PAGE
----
Steve, one of the regulars, arrived with a guest, a friend from work named Evan. Evan didn't know what to expect and had come with apprehension. Steve had told him about the group many times before, urging him to check it out as he thought he would benefit from it. Evan had consistently declined the invitations, politely insisting that he didn't have the same problem as the others in the group. Many nights when he couldn't sleep, he'd read the flier Steve had given him that explained why and for whom the group existed. It contained the following excerpt from Cliff Williams' book, The Life of the Mind: A Christian Perspective:
People who engage in the life of the mind - those who think and learn - read, visit libraries, buy books, explore new topics, talk to others about what they are thinking, listen to lectures, and join discussion groups. They like ideas. And they like talking about ideas. What fascinates them is a new discovery, an old classic, the thoughts of an astute observer of human nature, or research into how things work. They like to learn, and they like being with others who like to learn.One night, after reading the description, the walls of denial came tumbling down. "That's me! That's me!" Evan thought to himself, tears welling in his eyes. The next day he told Steve he'd like to go with him to the next meeting, an announcement Steve was excited to hear.
Christians who think and learn participate in these same activities and have these same interests. They, too, read and explore. They want knowledge, both of topics that are directly connected to Christian concerns and those that are not. And they like talking with others about what they learn. If you were to ask them what their life passions are, they would mention reading, thinking, and talking about ideas, including Christian ideas (p. 15).
"I see you have a guest with you tonight, Steve," the leader said.
"Yes, this is a friend of mine from work. His name is Evan."
"Welcome, Evan. We're glad to have you with us. Would you like to tell us why you came?"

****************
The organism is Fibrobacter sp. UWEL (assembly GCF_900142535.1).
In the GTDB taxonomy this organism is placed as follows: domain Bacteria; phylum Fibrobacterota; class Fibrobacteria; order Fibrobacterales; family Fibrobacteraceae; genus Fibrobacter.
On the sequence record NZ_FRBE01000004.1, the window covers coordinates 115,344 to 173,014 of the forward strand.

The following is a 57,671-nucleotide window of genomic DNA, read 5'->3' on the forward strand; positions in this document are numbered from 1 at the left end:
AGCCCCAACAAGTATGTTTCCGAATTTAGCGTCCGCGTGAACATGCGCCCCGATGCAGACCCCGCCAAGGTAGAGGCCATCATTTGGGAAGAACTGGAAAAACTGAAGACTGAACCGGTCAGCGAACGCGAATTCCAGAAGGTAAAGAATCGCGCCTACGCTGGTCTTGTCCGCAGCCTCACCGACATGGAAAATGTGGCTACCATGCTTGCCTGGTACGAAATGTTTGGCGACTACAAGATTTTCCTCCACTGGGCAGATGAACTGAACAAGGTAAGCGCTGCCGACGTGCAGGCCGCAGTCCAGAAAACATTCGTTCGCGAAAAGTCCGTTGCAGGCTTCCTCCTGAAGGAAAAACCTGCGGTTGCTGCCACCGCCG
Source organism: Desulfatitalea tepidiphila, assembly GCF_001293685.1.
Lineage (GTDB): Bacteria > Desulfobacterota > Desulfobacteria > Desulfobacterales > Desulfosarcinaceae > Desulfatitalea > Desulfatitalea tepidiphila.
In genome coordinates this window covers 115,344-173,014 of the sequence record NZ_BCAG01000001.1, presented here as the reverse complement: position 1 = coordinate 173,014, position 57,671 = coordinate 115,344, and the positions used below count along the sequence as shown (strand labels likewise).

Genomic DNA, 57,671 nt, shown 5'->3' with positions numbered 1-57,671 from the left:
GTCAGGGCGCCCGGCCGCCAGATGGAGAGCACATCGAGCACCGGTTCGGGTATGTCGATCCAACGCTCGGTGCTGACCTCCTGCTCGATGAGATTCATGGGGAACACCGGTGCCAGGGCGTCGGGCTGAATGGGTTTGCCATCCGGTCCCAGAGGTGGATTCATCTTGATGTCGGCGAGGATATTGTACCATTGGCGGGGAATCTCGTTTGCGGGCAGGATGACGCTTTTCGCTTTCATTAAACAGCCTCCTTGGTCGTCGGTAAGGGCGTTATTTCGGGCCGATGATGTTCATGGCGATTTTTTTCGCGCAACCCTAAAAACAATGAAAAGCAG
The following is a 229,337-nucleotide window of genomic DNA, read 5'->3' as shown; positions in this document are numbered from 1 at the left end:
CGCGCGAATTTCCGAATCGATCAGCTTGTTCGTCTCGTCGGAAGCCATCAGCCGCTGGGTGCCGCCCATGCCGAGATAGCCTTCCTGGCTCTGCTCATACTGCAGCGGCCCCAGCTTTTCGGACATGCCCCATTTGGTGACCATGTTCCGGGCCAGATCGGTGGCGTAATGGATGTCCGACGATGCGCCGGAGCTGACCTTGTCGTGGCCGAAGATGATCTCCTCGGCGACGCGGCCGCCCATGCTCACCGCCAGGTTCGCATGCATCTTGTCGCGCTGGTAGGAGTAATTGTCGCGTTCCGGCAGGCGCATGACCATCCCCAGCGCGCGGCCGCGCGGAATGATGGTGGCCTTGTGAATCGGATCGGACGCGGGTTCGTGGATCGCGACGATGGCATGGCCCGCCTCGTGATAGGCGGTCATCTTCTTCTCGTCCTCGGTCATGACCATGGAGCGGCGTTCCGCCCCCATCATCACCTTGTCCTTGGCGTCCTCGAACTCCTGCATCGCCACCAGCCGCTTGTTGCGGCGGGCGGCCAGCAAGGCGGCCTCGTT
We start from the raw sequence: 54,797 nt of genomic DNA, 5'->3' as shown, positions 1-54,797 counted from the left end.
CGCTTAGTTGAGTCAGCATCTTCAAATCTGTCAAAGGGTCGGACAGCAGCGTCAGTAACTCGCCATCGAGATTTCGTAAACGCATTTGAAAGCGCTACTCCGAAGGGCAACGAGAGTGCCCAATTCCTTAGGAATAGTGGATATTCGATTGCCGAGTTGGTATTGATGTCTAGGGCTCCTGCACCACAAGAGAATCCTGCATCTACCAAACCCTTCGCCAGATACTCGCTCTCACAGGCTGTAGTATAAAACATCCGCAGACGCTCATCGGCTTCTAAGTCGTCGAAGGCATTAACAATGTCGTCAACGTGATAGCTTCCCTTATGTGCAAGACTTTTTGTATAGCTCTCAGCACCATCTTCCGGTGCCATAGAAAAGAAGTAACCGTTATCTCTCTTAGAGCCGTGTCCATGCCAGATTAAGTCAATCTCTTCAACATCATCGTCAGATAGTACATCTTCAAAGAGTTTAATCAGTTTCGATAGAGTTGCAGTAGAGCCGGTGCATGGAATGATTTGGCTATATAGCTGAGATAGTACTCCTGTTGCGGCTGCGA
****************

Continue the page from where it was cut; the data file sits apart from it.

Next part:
Evan seriously considered answering "No" but knew that he'd regret it if he let the opportunity pass. He had to face the truth. Nervously he stood as all eyes in the circle were turned on him. "Hi," he started. "Well, like Steve said, my name is Evan......and I'm a Christian intellectual..."
For years I've imagined such meetings of Christian Intellectuals Anonymous, only with myself as the confessor. I frequently felt ashamed of my cognitive leanings. Christians who enjoy thinking and consider it a vital part of what it means to follow Christ are often stigmatized. In some Christian circles, "intellectual" is a pejorative. Reason, study, and learning are regarded with suspicion as though inherently antagonistic to Christian faith. I was reminded of this anti-intellectual trend this past weekend by the following paragraph in Al Mohler's review of Brian McLaren's A Generous Orthodoxy:
McLaren is also honest about the fact that he lacks any formal theological education. As a matter of fact, he seems rather proud of this fact, insinuating that formal theological education is likely to trap persons in a habit of trying to determine right belief.Haughtiness is a temptation against which every believer, regardless of his or her level of education, must be on guard. Poverty, whether material or intellectual, is no more cause for boasting than is wealth.
Reflecting on this subject made me recall having read of a note given to John Wesley by another evangelist. It read: "The Lord has told me to tell you that He doesn't need your book learning, your Greek and Hebrew" to which Wesley replied:
Thank you sir. Your letter was superfluous, as I already knew the Lord has no need of my 'book learning' as you put it. However, although the Lord has not directed me to say so, on my own responsibility I would like to say, the Lord does not need your ignorance either.In Habits of the Mind: Intellectual Life as a Christian Calling, James Sire defines an intellectual as one:
...who loves ideas, is dedicated to clarifying them, developing them, criticizing them, turning them over and over, seeing their implications, stacking them atop one another, arranging them, sitting silent while new ideas pop up and old ones seem to rearrange themselves, playing with them, punning with their terminology, laughing at them, watching them clash, picking up the pieces, starting over, judging them, withholding judgment about them, changing them, bringing them into contact with their counterparts in other systems of thought, inviting them to dine and have a ball but also suiting them for service in workaday life (pp. 27-28)."A Christian intellectual," he adds, "is all of the above to the glory of God."
Christian intellectuals don't belong in a recovery group but in churches, homes, classrooms, boardrooms, offices, studios, stages, and all facets of society. As Nancy Pearcey reminds us in her excellent book Total Truth: "A religion that avoids the intellectual task and retreats to the therapeutic realm of personal relationships and feelings will not survive in today's spiritual battlefield." So if you're in "the other CIA," come out. We need you.